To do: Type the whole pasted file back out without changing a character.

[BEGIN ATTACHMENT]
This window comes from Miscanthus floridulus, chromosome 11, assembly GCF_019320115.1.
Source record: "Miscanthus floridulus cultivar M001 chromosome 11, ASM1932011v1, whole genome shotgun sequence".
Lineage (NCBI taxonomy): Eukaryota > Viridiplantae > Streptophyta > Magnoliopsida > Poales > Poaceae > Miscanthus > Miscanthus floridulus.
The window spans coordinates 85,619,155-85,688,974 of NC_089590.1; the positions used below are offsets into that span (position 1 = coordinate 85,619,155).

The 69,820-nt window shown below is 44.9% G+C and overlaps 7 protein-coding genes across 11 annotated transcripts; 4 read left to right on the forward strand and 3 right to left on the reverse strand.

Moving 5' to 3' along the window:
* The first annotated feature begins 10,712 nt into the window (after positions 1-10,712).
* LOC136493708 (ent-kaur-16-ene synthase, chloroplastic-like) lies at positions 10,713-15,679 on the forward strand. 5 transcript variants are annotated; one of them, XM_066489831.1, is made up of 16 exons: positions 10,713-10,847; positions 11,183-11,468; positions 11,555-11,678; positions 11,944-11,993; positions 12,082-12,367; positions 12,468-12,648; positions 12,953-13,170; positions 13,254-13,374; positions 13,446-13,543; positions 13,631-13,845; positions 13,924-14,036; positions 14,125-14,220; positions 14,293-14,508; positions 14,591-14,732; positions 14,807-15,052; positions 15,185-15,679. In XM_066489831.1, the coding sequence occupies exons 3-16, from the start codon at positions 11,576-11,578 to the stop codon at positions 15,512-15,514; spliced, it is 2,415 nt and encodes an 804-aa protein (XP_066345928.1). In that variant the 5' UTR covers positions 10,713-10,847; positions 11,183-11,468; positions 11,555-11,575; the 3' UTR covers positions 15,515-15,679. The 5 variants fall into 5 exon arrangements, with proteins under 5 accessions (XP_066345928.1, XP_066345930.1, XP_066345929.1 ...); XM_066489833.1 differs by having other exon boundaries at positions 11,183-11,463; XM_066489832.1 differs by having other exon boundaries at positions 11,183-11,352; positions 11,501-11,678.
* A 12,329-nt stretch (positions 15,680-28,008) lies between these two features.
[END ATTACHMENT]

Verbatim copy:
This window comes from Miscanthus floridulus, chromosome 11, assembly GCF_019320115.1.
Source record: "Miscanthus floridulus cultivar M001 chromosome 11, ASM1932011v1, whole genome shotgun sequence".
Lineage (NCBI taxonomy): Eukaryota > Viridiplantae > Streptophyta > Magnoliopsida > Poales > Poaceae > Miscanthus > Miscanthus floridulus.
The window spans coordinates 85,619,155-85,688,974 of NC_089590.1; the positions used below are offsets into that span (position 1 = coordinate 85,619,155).

The 69,820-nt window shown below is 44.9% G+C and overlaps 7 protein-coding genes across 11 annotated transcripts; 4 read left to right on the forward strand and 3 right to left on the reverse strand.

Moving 5' to 3' along the window:
* The first annotated feature begins 10,712 nt into the window (after positions 1-10,712).
* LOC136493708 (ent-kaur-16-ene synthase, chloroplastic-like) lies at positions 10,713-15,679 on the forward strand. 5 transcript variants are annotated; one of them, XM_066489831.1, is made up of 16 exons: positions 10,713-10,847; positions 11,183-11,468; positions 11,555-11,678; positions 11,944-11,993; positions 12,082-12,367; positions 12,468-12,648; positions 12,953-13,170; positions 13,254-13,374; positions 13,446-13,543; positions 13,631-13,845; positions 13,924-14,036; positions 14,125-14,220; positions 14,293-14,508; positions 14,591-14,732; positions 14,807-15,052; positions 15,185-15,679. In XM_066489831.1, the coding sequence occupies exons 3-16, from the start codon at positions 11,576-11,578 to the stop codon at positions 15,512-15,514; spliced, it is 2,415 nt and encodes an 804-aa protein (XP_066345928.1). In that variant the 5' UTR covers positions 10,713-10,847; positions 11,183-11,468; positions 11,555-11,575; the 3' UTR covers positions 15,515-15,679. The 5 variants fall into 5 exon arrangements, with proteins under 5 accessions (XP_066345928.1, XP_066345930.1, XP_066345929.1 ...); XM_066489833.1 differs by having other exon boundaries at positions 11,183-11,463; XM_066489832.1 differs by having other exon boundaries at positions 11,183-11,352; positions 11,501-11,678.
* A 12,329-nt stretch (positions 15,680-28,008) lies between these two features.